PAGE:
Veronica: I just killed my best friend.

J.D.: And your worst enemy.

Veronica: Same difference.

Harriet would kill me if I neglected to mention that Heathers has been adapted into a musical by the creative team of Laurence O’Keefe (Legally Blonde, Bat Boy), Kevin Murphy (Reefer Madness) and Andy Fickman (Reefer Madness, She’s the Man), which proves that the topic of destructive friendships and high school angst never gets old.  Here’s a preview of the show from a special press event earlier this year. It is currently playing Off-Broadway in New York City at New World Stages.

Being Opposites Doesn’t Have to Mean Being in Opposition

Sex and the City is often credited with re-popularizing the term “frenemy.” As Carrie, Miranda, Charlotte and Samantha brunched, shopped and slept around Manhattan in the late 1990s and early 2000s, audiences were treated to four very different women relying on one another as they each tried to find their own version of happily ever after. The nature of female friendship was a recurring theme.

The two seemingly most opposite characters from the show are the promiscuous Samantha and the conservative Charlotte. However, despite constantly disagreeing over ethics, the two women discover throughout the series that at times they make decisions or share opinions that are surprisingly similar. For a fun breakdown of their relationship, check out this blog post on the UK Comedy Central site. It’s a great example of how two distinct friends whom one might expect to be frenemies end up using their differences to grow and develop. Sometimes it’s actually the people we seem to be most alike that can cause the most grief.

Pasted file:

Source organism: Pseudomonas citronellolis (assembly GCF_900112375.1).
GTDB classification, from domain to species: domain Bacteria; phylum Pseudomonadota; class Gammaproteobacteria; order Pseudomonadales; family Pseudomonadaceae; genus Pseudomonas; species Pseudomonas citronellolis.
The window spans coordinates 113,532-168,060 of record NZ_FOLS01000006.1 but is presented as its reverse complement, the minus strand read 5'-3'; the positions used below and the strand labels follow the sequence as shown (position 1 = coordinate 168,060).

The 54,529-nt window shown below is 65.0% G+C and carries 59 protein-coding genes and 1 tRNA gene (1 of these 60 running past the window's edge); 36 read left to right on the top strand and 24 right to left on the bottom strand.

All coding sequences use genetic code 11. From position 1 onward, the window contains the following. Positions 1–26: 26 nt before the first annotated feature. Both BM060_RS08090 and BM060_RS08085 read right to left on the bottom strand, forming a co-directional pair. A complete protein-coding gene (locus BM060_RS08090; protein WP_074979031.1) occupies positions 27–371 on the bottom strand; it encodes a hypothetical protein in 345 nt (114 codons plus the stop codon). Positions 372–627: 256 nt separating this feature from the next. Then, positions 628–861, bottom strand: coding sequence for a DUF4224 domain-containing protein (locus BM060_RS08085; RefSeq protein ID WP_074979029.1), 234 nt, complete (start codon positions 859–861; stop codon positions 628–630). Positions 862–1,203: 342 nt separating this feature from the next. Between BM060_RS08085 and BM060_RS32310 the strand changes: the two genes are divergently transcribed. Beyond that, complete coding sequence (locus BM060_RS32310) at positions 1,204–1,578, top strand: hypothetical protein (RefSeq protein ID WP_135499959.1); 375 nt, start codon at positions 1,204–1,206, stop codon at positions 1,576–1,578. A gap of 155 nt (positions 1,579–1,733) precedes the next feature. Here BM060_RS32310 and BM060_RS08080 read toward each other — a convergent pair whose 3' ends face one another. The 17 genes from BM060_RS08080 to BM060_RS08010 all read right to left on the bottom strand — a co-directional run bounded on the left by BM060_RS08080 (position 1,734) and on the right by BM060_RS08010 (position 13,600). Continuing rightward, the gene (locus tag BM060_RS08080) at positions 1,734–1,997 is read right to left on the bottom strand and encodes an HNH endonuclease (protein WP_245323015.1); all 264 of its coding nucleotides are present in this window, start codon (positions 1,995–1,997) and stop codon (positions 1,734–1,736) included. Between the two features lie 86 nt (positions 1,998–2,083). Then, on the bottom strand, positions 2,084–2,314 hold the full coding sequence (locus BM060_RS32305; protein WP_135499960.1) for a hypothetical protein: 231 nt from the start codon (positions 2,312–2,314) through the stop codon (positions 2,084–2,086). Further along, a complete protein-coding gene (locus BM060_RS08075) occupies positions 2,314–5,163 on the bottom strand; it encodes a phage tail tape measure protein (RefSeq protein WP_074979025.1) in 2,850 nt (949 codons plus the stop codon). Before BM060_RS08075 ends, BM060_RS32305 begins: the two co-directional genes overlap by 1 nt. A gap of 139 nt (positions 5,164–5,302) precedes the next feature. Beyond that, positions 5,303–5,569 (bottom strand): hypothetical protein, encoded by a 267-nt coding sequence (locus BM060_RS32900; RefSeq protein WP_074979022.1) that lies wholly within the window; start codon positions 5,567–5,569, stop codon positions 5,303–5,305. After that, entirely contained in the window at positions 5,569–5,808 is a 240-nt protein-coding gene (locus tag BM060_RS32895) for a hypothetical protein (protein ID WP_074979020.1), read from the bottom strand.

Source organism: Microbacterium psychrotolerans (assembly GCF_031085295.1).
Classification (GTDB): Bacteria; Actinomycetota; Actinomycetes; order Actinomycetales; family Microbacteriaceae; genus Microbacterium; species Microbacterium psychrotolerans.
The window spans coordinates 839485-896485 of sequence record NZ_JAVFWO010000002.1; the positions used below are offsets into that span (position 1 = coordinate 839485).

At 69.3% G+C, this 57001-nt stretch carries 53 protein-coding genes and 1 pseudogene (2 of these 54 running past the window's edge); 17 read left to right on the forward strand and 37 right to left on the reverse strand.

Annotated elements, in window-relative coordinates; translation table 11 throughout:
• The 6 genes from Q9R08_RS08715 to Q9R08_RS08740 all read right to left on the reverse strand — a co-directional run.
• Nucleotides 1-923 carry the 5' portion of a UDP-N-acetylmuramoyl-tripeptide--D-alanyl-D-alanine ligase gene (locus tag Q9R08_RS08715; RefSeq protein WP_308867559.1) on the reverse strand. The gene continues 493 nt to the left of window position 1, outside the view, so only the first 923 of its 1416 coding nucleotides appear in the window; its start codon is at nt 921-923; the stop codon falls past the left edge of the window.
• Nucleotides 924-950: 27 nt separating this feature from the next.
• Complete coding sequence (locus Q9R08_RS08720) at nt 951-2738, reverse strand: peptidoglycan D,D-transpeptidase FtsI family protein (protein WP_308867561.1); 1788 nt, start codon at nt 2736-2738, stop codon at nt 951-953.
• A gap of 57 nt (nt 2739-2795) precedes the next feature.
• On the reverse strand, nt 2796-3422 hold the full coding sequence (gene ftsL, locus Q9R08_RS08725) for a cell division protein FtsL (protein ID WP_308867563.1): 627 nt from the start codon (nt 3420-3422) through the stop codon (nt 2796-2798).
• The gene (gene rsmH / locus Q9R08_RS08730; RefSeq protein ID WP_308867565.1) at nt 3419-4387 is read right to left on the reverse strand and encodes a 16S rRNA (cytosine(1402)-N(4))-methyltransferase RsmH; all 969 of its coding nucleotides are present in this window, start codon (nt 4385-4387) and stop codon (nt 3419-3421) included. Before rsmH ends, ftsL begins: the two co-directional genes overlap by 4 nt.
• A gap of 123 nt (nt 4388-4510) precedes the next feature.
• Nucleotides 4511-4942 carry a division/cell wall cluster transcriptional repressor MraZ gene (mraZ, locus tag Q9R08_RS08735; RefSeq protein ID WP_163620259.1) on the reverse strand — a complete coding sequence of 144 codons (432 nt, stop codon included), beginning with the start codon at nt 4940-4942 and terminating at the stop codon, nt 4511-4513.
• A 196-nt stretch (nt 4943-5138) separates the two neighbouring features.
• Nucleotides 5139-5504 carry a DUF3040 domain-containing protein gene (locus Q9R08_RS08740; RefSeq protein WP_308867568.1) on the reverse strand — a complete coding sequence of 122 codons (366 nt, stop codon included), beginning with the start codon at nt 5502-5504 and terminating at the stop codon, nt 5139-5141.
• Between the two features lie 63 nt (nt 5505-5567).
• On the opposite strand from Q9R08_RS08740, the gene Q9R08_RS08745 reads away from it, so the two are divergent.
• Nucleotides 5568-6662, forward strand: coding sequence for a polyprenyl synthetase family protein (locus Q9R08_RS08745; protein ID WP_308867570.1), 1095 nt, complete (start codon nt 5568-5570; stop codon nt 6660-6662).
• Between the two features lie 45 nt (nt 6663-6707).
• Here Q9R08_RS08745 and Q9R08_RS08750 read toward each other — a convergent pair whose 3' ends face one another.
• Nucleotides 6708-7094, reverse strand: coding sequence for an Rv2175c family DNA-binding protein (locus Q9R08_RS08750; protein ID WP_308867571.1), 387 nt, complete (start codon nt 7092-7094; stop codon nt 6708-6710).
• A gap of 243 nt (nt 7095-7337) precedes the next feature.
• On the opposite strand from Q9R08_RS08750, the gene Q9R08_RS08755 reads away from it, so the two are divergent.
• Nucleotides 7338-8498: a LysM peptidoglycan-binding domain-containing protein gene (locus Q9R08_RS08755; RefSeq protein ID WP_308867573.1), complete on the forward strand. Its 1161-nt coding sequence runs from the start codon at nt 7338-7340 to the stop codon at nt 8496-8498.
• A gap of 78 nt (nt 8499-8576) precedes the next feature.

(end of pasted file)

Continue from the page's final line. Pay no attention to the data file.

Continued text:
Real friendship can survive competition

The topic of frenemies was explored musical theater-style on the 97th episode of Glee, which aired on February 25th, 2014. Entitled “Frenemies,” the episode explores how competition can change friendships, often bringing out some ugly, previously hidden traits. It deals with the particular strain of frenemy-ship that occurs when a friend becomes a rival.

As graduates Santana and Rachel navigate careers in New York City, they must deal with balancing out their high school past with their current levels of success (or lack thereof). Back at McKinley High, former couple and current buddies Tina and Artie are in competition for the valedictorian spot. In both situations, drama (and singing) ensues, including trash talk, one upsmanship and even some slapping. But when a critical moment is reached, Rachel and Santana part ways, whereas Artie and Tina choose to use that moment to reaffirm their support of one another. The former duo shows their true frenemy colors, whereas the latter duo proves that their friendship can rise above their ambitions.

Rachel and Santana sing Brave by Sara Bareilles.

If you find yourself doubting that a friend has your best interests at heart, trust your gut and find a way to move on from them. No one should be able to make you feel less than the wonderful person you are, especially someone who proclaims to be your friend.